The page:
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You Can’t Do That by George Seldes

Contributed by Florian Hardwig on Nov 19th, 2023. Artwork published in .
You Can’t Do That by George Seldes 1
Source: Internet Archive. License: All Rights Reserved.

Nine years after his first book, You Can’t Print That!, George Seldes (1890–1995) used a very similar title: You Can’t Do That is “a survey of the forces attempting, in the name of patriotism, to make a desert of the Bill of Rights”. It was published by Modern Age Books in 1938 and includes a selected bibliography on civil liberties in the United States, compiled by Clarice A. Rosenthal, M. Meeker, M. Ottenberg, and others for the American Civil Liberties Union.

For the title, book designer Robert Josephy chose Signal – a typeface he already used two years before, for Edmund Wilson’s Travels in Two Democracies. The author’s name is in Tempo Heavy with its long-legged R. The articles appear to be set in Futura. The full-circled C in “Congress” and the straight comma and semicolon don’t match Futura, but I’m not aware of a closer match. Maybe Josephy touched up the setting manually [Bryson identified it as Vogue with alternates, see comments].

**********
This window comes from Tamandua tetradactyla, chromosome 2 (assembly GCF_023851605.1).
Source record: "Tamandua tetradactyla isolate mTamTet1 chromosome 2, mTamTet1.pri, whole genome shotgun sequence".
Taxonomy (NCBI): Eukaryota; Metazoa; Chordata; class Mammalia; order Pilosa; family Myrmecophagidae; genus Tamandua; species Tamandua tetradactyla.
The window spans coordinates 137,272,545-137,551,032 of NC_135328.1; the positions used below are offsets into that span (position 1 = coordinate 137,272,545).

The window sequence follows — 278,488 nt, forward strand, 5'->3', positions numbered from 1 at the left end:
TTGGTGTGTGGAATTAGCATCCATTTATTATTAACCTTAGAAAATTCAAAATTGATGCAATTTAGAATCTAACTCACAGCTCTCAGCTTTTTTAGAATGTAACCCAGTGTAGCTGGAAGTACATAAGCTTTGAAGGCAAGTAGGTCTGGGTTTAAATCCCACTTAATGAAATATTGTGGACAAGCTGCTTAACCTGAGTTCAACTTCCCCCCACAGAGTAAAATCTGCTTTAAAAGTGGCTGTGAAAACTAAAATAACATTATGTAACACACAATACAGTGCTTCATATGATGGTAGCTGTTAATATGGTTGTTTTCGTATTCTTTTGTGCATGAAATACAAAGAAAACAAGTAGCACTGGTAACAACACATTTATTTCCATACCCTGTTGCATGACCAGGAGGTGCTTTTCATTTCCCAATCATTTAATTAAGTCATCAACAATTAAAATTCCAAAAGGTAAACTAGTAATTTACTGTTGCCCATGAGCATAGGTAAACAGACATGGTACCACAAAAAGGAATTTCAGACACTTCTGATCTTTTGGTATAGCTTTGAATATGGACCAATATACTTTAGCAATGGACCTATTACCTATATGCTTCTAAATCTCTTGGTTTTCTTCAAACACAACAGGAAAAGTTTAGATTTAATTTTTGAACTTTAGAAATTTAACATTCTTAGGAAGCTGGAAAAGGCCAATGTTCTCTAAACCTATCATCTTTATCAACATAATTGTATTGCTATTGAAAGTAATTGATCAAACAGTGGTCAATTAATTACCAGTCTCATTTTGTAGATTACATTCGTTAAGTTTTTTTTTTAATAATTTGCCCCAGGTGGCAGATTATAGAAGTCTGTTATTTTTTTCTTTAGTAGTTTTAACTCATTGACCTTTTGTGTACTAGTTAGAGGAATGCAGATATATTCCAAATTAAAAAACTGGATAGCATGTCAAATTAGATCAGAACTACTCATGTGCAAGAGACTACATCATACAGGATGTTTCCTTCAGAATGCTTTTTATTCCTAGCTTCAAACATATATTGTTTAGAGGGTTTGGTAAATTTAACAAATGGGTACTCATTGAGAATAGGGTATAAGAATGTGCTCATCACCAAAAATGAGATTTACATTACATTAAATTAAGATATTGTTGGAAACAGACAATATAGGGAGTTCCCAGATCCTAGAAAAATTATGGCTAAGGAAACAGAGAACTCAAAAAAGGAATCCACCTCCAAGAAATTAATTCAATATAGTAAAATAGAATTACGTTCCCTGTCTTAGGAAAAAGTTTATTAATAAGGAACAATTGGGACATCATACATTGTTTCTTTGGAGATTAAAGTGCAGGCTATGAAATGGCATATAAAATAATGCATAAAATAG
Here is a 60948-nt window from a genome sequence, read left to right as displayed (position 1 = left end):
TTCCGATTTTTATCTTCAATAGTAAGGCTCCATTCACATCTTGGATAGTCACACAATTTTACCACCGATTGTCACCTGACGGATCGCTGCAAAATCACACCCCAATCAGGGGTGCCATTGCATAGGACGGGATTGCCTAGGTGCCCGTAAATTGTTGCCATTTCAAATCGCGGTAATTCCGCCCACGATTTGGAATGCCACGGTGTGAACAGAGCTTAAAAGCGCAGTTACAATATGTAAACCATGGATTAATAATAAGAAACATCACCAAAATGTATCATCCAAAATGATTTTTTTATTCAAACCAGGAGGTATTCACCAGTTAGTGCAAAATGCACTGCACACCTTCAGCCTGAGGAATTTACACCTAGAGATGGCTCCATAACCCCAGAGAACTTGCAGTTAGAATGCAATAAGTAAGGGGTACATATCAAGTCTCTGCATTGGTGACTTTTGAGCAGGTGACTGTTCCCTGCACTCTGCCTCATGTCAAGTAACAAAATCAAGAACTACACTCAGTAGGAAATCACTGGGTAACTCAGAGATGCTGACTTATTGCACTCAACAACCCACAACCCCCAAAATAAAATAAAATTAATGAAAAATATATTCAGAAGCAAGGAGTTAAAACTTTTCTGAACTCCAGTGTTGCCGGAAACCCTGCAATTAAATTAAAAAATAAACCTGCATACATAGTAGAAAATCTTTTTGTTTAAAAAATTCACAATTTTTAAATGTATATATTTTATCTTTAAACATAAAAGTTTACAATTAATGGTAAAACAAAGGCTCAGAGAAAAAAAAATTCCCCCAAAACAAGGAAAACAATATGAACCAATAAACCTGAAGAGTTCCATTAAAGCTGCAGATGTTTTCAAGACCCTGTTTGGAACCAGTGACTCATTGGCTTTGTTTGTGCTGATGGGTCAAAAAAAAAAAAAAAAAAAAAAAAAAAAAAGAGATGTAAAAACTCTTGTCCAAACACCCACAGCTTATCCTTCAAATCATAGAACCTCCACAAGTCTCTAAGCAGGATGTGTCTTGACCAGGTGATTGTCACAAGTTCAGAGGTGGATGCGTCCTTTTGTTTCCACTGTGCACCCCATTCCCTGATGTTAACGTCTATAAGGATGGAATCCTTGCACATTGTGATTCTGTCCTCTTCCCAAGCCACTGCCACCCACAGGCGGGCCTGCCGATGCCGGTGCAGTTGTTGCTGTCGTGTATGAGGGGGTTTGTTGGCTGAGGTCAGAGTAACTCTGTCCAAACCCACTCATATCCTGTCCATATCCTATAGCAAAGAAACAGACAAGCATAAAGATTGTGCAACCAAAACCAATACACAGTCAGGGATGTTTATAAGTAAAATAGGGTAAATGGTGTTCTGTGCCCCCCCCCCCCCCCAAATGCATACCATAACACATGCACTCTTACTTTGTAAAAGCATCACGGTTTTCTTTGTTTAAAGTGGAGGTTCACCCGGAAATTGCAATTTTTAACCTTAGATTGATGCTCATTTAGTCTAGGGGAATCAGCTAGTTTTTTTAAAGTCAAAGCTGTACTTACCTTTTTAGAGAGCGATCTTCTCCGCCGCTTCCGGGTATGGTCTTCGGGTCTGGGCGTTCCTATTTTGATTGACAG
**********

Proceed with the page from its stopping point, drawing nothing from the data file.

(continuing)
The back of the jacket advertises the Seal Books imprint. It features Bauer’s Quick, known in the United States as Trafton Script. Copy is set in Sans Serif, Monotype’s copy of Kabel, which is distinguished by the lower bar in A and the top-heavy S, among other things. The bottom line is Tempo Medium Italic with its distinctive flat exit strokes.

You Can’t Do That by George Seldes 2
Source: Internet Archive. License: All Rights Reserved.


  • Signal (Berthold)
  • Tempo
  • Vogue
  • Quick
  • Sans Serif




Artwork location

2 Comments on “You Can’t Do That by George Seldes”

  1. That’s not Futura; it’s Vogue with its many alternate characters, which is distinguished by a very round C.

  2. Can’t fool Bryson! Thanks for the catch. IIRC, I did check Vogue, but failed to consult the range of alternates. A true shapeshifter, like Sans Serif!

    Vogue with “Special No. 2” (i.e. Futura forms) it is. Here’s a full glyph set for Vogue Bold, for future reference. No. 3 is for emulating Kabel, No. 6 for Tempo, and No. 8 for Futura’s early constructivist alternates. I wonder what happened to Nos. 5 and 7.

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